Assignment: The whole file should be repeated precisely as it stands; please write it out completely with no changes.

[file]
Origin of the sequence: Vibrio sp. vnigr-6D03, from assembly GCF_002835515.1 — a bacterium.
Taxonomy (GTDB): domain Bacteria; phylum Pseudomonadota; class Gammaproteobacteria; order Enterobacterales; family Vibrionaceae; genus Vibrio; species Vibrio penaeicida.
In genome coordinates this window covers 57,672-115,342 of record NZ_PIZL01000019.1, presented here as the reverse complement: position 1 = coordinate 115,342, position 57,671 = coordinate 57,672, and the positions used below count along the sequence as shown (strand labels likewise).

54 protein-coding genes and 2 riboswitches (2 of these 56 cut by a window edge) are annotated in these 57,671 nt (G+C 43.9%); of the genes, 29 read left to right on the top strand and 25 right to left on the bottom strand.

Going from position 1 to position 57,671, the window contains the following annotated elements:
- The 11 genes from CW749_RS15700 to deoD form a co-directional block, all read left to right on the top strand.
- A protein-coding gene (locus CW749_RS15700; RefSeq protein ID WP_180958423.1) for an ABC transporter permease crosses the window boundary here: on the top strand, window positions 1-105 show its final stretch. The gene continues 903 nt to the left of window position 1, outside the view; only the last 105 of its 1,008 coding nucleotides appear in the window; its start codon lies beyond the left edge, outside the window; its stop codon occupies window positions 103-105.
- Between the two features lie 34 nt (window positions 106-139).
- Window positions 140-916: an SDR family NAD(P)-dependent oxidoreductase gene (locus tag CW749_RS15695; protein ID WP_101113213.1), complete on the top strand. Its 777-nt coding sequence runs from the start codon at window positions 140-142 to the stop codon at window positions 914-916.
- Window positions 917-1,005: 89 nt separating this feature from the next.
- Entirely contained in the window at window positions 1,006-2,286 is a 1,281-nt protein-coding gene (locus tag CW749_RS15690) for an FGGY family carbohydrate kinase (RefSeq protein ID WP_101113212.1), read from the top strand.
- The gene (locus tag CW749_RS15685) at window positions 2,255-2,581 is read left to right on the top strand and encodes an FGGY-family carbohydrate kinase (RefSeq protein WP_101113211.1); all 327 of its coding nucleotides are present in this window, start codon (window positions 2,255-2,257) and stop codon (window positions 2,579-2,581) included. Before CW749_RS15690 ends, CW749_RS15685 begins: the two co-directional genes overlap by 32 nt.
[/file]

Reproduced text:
Origin of the sequence: Vibrio sp. vnigr-6D03, from assembly GCF_002835515.1 — a bacterium.
Taxonomy (GTDB): domain Bacteria; phylum Pseudomonadota; class Gammaproteobacteria; order Enterobacterales; family Vibrionaceae; genus Vibrio; species Vibrio penaeicida.
In genome coordinates this window covers 57,672-115,342 of record NZ_PIZL01000019.1, presented here as the reverse complement: position 1 = coordinate 115,342, position 57,671 = coordinate 57,672, and the positions used below count along the sequence as shown (strand labels likewise).

54 protein-coding genes and 2 riboswitches (2 of these 56 cut by a window edge) are annotated in these 57,671 nt (G+C 43.9%); of the genes, 29 read left to right on the top strand and 25 right to left on the bottom strand.

Going from position 1 to position 57,671, the window contains the following annotated elements:
- The 11 genes from CW749_RS15700 to deoD form a co-directional block, all read left to right on the top strand.
- A protein-coding gene (locus CW749_RS15700; RefSeq protein ID WP_180958423.1) for an ABC transporter permease crosses the window boundary here: on the top strand, window positions 1-105 show its final stretch. The gene continues 903 nt to the left of window position 1, outside the view; only the last 105 of its 1,008 coding nucleotides appear in the window; its start codon lies beyond the left edge, outside the window; its stop codon occupies window positions 103-105.
- Between the two features lie 34 nt (window positions 106-139).
- Window positions 140-916: an SDR family NAD(P)-dependent oxidoreductase gene (locus tag CW749_RS15695; protein ID WP_101113213.1), complete on the top strand. Its 777-nt coding sequence runs from the start codon at window positions 140-142 to the stop codon at window positions 914-916.
- Window positions 917-1,005: 89 nt separating this feature from the next.
- Entirely contained in the window at window positions 1,006-2,286 is a 1,281-nt protein-coding gene (locus tag CW749_RS15690) for an FGGY family carbohydrate kinase (RefSeq protein ID WP_101113212.1), read from the top strand.
- The gene (locus tag CW749_RS15685) at window positions 2,255-2,581 is read left to right on the top strand and encodes an FGGY-family carbohydrate kinase (RefSeq protein WP_101113211.1); all 327 of its coding nucleotides are present in this window, start codon (window positions 2,255-2,257) and stop codon (window positions 2,579-2,581) included. Before CW749_RS15690 ends, CW749_RS15685 begins: the two co-directional genes overlap by 32 nt.